To accomplish something like this would require enormous resources and standard protocols for professionals across many disciplines, including but not limited to: Pediatric Medicine, Audiology, Speech-Language Pathology, Deaf Education, Special Education, and Early Childhood Education.
The myriad factors one would have to control to obtain similar outcome data for children with hearing loss truly boggles the mind. Some of those factors would include: cause of hearing loss, degree of hearing loss, age of diagnosis, type of hearing technology used, communication approach, type and frequency of early intervention, level of parent engagement in the intervention process, the skills of the service provider, the family’s socio-economic status, and additional medical conditions or disabilities beyond deafness –and that would be just to capture the most basic information.
Parents today who have a child with hearing loss deal with too many challenges to ensure their child is successful. Too often, they face obstacles securing appropriate audiological services and early intervention that supports their preferred mode of communication. Furthermore, the variability in services from community to community is alarming, and if the family lives in a rural area, there’s an even greater chance the child will be grossly underserved or not receive services at all.
Kaitlyn, my 1 lb., 12 oz. baby girl, is leaving high school and will be entering college this summer studying pediatric nursing. Aside from spinal surgery for scoliosis about six years ago, she is a rather typical teenager making the transition into adulthood. We owe her success to treatment and intervention that was well-defined, consistent, and delivered by practitioners who were highly-trained. Someday, I hope all parents who find themselves dealing with a premature infant or some other medical condition at birth – such as hearing loss – can receive the same level of support from the professionals surrounding them.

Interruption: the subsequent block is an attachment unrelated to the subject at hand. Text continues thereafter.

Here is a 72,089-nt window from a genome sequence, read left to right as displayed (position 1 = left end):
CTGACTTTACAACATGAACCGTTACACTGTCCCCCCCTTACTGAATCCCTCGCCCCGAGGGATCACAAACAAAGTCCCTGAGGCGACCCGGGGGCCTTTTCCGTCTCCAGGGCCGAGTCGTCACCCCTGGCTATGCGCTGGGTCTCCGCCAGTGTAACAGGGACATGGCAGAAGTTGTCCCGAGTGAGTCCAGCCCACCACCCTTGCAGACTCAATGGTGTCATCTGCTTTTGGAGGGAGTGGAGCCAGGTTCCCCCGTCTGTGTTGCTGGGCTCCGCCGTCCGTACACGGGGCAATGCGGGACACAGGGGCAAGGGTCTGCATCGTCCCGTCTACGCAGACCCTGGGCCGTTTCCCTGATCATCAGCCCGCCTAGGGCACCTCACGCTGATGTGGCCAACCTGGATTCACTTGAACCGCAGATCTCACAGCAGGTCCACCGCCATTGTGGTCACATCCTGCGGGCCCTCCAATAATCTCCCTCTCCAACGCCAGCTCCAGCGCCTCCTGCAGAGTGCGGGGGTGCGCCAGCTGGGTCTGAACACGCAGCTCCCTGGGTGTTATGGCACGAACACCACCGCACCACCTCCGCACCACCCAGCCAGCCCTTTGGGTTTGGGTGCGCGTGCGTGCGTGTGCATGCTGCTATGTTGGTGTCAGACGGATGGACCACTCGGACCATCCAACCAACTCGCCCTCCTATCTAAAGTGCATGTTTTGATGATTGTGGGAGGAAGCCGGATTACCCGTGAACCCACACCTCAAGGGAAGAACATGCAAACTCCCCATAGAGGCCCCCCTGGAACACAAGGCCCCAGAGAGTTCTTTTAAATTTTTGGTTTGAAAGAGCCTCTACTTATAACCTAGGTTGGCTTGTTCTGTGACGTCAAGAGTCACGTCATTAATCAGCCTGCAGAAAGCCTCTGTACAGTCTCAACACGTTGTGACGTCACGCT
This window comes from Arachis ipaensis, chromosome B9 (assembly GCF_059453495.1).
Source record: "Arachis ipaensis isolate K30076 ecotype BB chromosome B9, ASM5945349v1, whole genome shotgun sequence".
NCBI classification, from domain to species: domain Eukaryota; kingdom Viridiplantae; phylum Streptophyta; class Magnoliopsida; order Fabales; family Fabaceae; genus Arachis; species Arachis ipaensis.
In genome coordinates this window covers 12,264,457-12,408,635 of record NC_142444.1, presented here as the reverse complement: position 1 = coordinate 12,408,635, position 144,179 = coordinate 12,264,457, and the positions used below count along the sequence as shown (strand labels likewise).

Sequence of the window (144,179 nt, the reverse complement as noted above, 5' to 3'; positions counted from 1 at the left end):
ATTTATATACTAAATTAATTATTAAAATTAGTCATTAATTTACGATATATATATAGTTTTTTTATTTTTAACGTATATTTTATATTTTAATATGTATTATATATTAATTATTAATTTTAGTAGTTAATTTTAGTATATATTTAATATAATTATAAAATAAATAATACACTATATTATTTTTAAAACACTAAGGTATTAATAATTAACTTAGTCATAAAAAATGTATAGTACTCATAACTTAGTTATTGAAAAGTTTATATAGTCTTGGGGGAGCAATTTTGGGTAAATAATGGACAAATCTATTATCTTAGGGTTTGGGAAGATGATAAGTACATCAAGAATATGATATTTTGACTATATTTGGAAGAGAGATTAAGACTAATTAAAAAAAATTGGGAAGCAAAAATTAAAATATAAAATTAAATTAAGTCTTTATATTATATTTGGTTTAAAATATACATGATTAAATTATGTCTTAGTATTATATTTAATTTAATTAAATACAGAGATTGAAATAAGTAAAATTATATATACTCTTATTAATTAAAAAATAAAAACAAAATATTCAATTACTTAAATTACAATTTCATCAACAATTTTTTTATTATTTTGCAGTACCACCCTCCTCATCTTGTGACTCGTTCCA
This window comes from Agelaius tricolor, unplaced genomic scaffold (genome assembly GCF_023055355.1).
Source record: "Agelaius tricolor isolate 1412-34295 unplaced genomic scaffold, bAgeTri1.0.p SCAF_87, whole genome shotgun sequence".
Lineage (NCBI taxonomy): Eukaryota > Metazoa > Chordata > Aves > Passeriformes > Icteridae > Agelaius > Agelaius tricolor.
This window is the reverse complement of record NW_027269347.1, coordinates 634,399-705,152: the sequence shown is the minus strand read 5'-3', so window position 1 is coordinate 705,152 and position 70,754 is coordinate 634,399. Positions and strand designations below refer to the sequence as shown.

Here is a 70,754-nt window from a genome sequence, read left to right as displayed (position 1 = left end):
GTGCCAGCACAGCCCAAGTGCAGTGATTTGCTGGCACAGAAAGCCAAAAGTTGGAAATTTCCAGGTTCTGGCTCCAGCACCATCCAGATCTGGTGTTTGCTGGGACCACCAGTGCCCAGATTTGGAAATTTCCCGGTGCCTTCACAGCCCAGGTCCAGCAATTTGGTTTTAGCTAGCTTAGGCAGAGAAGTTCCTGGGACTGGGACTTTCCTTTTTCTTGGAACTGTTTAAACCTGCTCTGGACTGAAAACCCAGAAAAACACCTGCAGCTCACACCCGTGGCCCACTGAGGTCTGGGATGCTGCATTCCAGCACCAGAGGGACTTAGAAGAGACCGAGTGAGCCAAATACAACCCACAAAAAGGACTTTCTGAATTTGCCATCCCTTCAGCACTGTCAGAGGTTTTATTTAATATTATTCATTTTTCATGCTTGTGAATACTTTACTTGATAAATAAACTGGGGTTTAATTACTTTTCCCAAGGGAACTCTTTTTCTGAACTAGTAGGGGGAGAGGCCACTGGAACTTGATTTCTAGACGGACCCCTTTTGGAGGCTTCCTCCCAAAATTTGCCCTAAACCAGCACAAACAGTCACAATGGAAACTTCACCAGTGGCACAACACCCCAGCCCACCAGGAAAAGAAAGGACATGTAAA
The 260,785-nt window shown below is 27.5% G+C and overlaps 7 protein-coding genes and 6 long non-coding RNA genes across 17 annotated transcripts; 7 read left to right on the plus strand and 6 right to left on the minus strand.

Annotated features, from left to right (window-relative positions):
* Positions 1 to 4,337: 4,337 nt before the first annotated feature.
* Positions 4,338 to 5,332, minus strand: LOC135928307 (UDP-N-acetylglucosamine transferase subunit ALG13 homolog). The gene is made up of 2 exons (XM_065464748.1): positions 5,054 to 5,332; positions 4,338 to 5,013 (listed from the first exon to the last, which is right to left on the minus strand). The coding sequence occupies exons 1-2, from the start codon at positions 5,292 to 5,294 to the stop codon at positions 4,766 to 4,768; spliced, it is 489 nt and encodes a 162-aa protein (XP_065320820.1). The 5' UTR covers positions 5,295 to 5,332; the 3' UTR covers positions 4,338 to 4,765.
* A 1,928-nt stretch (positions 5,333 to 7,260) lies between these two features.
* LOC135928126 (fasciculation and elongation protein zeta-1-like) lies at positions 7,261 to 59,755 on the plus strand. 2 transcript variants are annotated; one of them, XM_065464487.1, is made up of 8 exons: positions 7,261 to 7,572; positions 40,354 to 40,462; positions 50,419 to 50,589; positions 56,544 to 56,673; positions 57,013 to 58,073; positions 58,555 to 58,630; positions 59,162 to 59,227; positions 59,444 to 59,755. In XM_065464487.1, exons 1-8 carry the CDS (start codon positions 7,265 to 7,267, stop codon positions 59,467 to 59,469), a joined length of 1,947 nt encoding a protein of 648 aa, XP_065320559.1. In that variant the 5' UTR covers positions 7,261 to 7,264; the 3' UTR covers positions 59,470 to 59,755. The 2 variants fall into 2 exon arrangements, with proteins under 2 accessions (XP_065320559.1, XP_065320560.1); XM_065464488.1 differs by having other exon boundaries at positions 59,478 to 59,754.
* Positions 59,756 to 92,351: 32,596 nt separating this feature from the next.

(Note: This blog was adapted from an original posting by the author on the Better Hearing Institute’s Pediatrics Blog.)
K. Todd Houston, Ph.D., CCC-SLP, LSLS Cert. AVT, is an Associate Professor in the School of Speech-Language Pathology and Audiology at The University of Akron. His primary areas of research include spoken language acquisition in children with hearing loss, strategies for enhancing parent engagement in the intervention process, Auditory-Verbal Therapy, and telepractice. He directs the Telepractice and eLearning Laboratory (TeLL), an initiative to evaluate clinical practices in the area of distance service delivery in Speech-Language Pathology.